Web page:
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Blithering STP: Plackard oils the wheels


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Friday, 2 September 2016

Blithering STP: Plackard oils the wheels

The Monday morning strategy meeting. Only one item on the agenda: the Blithering and District sustainability and transformation plan. Two minutes past ten, and our director of communications is still pacing the room, barking into his mobile.

Martin Plackard’s legendary self-control is slipping. “Look,” he says, pointing out of the window in mock horror as if a 40-foot gorilla has just appeared in the car park, “this is a once in a generation opportunity to scrap a failing system and move to a more sustainable new model and you’re telling me it can’t be done. That’s not what I want to hear. Get back to me when you’ve found a solution.”

“Unbelievable,” he says, ending the call. “Those clowns at PC World are out of the new iPads and won’t be getting any more in until after the management away-day. We’re stuck with these bloody things.”

He picks up the tablet on which Liz Wanhope has been browsing her emails and tosses it across the table.

“RumCo – I mean it’s not even a real brand. Half of them have never worked. Where did we even get these?” Plackard asks.

Dr David Rummage, Blithering’s head of innovation and digital delivery, clears his throat. “Let’s move on, shall we, Martin? There’s a lot to get through this morning.”

Liz Wanhope leans across the table to recover her tablet, shaking it until it flickers into life.

“The purpose of today’s meeting is to work out how we’re going to get the Blithering plan fit for purpose in time for the October deadline. We have almost exactly two months,” she says.

Wanhope’s deadpan delivery, gift for understatement and apparent lack of any sense of imminent danger are the qualities that have kept her in post for three years while most of the area’s other senior personnel have changed with alarming regularity.

In the same period, five hospital chief executives have come and gone, the district council’s leadership has been in turmoil thanks to a long-running fraud trial, and nobody can keep count of the number of finance directors hired and fired by Blithering’s public bodies – an irony not lost on the headline writers at the local papers.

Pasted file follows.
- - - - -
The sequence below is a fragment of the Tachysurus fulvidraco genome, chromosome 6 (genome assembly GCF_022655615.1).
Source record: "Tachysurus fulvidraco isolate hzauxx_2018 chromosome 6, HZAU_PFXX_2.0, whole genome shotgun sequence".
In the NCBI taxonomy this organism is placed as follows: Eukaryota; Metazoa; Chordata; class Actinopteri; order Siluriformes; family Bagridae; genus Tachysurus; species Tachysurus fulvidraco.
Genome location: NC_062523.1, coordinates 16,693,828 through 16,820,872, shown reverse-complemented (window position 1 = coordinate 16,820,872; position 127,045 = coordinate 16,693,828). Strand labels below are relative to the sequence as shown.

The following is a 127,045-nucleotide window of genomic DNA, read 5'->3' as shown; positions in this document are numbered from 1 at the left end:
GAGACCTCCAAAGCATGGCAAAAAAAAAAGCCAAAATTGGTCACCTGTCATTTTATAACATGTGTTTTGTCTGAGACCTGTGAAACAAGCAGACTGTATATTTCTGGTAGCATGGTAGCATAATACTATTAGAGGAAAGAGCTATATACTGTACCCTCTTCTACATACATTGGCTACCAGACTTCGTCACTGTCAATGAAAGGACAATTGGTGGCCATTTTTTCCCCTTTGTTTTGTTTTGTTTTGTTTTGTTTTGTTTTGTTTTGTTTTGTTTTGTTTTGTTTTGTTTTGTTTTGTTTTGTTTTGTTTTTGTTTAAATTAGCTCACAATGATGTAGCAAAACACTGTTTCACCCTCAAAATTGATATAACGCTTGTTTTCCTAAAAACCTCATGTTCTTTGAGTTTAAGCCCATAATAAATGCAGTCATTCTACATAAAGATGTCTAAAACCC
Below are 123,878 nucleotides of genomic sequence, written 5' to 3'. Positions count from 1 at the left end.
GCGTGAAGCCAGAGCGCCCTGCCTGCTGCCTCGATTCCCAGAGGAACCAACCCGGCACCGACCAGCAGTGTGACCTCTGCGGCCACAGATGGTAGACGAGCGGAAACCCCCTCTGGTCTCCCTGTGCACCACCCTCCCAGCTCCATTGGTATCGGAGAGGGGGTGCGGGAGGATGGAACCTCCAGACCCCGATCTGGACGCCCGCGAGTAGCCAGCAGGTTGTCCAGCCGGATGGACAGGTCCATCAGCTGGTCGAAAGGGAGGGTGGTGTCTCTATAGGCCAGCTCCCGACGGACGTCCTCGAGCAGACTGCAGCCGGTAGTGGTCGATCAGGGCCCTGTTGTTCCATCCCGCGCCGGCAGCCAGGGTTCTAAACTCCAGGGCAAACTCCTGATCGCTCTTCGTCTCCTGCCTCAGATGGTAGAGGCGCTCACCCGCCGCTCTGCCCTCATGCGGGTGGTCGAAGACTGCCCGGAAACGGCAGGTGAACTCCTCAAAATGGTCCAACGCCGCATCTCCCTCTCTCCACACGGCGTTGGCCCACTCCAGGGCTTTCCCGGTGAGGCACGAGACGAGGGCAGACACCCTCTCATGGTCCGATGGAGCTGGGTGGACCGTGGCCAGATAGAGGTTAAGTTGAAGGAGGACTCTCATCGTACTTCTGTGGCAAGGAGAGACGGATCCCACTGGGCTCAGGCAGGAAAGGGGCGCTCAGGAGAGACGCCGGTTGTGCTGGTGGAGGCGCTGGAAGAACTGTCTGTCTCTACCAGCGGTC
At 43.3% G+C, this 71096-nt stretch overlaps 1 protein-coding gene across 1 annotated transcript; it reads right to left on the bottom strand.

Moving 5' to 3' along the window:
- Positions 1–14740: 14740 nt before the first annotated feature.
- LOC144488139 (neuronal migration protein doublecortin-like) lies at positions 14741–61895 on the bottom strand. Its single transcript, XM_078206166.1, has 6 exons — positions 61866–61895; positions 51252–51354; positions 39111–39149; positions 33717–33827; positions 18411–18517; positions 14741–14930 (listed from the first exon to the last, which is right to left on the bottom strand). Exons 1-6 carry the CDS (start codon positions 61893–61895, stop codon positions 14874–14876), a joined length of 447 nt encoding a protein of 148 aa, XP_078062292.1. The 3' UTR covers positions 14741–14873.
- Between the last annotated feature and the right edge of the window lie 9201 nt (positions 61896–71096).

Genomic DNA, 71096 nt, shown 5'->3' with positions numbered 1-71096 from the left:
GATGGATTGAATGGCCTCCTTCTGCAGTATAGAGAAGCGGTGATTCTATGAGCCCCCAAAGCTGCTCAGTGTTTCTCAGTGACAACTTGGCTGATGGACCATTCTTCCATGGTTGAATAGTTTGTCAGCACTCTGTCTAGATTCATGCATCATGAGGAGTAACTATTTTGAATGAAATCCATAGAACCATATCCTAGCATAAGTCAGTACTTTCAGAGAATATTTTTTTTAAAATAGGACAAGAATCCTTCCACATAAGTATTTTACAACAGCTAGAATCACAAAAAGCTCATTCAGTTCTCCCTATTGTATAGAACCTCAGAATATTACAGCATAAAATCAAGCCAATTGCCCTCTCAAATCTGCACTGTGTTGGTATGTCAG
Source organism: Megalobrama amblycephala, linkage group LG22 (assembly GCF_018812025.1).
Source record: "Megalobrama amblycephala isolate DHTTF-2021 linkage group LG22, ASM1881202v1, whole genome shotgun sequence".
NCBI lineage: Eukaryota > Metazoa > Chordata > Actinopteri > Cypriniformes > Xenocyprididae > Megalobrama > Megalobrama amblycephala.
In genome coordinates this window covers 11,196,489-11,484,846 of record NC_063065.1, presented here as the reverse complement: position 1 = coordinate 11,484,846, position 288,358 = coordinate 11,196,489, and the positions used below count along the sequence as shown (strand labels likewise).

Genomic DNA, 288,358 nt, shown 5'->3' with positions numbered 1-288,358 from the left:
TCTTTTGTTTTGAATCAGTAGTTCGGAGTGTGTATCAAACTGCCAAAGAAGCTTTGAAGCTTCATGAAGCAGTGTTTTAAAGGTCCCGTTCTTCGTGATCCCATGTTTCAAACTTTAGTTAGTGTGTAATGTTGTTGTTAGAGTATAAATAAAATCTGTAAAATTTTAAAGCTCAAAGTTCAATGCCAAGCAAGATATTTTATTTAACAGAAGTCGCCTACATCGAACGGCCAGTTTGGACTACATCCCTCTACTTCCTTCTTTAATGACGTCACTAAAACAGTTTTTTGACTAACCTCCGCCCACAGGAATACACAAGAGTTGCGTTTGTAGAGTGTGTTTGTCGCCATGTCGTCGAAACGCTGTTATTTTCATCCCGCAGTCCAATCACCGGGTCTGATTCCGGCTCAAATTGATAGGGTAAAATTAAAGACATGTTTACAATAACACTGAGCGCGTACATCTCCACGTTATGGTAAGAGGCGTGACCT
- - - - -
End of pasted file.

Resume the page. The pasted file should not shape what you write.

Only Plackard rivals Wanhope for sheer flameproofness. His tactic of adopting a new job title every few months renders him virtually untraceable.

It is Plackard who speaks now, adopting the tone of urgency that always makes others feel they should adopt the brace position and reach for a sick-bag.

“Let’s be frank. There were some fairly strong objections to our original plan,” he admits, “though most of it was nit-picking stuff about evidence, financial assumptions, timescales, leadership and so on. The good news is that we got a very positive endorsement for the overarching strategy.”

Plackard puts up a slide reminding us of Blithering’s memorable commitment to work together for a kinder, gentler style of high-quality person-centred population-based affordable care for all patients and taxpayers now and in future.

After a further 20 minutes of relentless smugness, members of the whole-system transformation committee are convinced that a few licks of polish will bring the Blithering car-crash of a plan up to showroom standard.

The air of complacency nearly takes us to coffee, until the council’s head of adult social services Julie Sleet pipes up.

“We’re getting crucified in the media. The Guardian and the BBC are running scare stories about STPs. The local press is banging on about cuts and closures every day,” she says. “I mean, look at this…”

She holds up a copy of the Argus with the headline: “We’re all doomed – poor and old people top of hit list in NHS secret plan”.

Plackard gives her a pitying look.

“We’ve got it under control. We’re stepping up our It’s All Going to Be Just Fine campaign on social media. The public aren’t stupid. Nobody pays any attention to the BBC anymore. They get all the reliable information they need from our Twitter feed,” he says.

Sleet isn’t to be fobbed off.

“Nobody knows what an STP is and they’re never going to read the plan. Why don’t we tell them what’s going on in plain language that everyone can understand?”

Plackard sighs. “We can’t talk about the plan until it’s been approved by NHS England and even then I’m not sure we want them to understand it. We simply want them to stop objecting to what they think it is.”

Plackard goes on to explain the difference between a top-down change and a nationally co-ordinated local movement, and the difference between bungled communications and quality-assured managed transparency.

“Some of you lay people may find it hard to tell them apart,” he acknowledges.

Under Plackard’s skilful direction, the rest of the meeting is spent brainstorming a message to convey both the urgency and the justifiable caution informing the Blithering STP planning process. 

Everyone agrees that “going nowhere fast” sums up our position. It’s a slogan we can all buy in to.

Strategy editor: NHS Networks


Anonymous says:
Sep 03, 2016 02:54 PM

The only hope for the EDO's (forgive the franglais acronym) of Blithering is to proactively engage deploying the latest n Breakthrough Collaboration Methodology delivered by Development Assistants :-)

Julian Patterson
Julian Patterson says:
Sep 04, 2016 08:04 PM

I'm sure you're right. I'll make sure your advice reaches Plackard.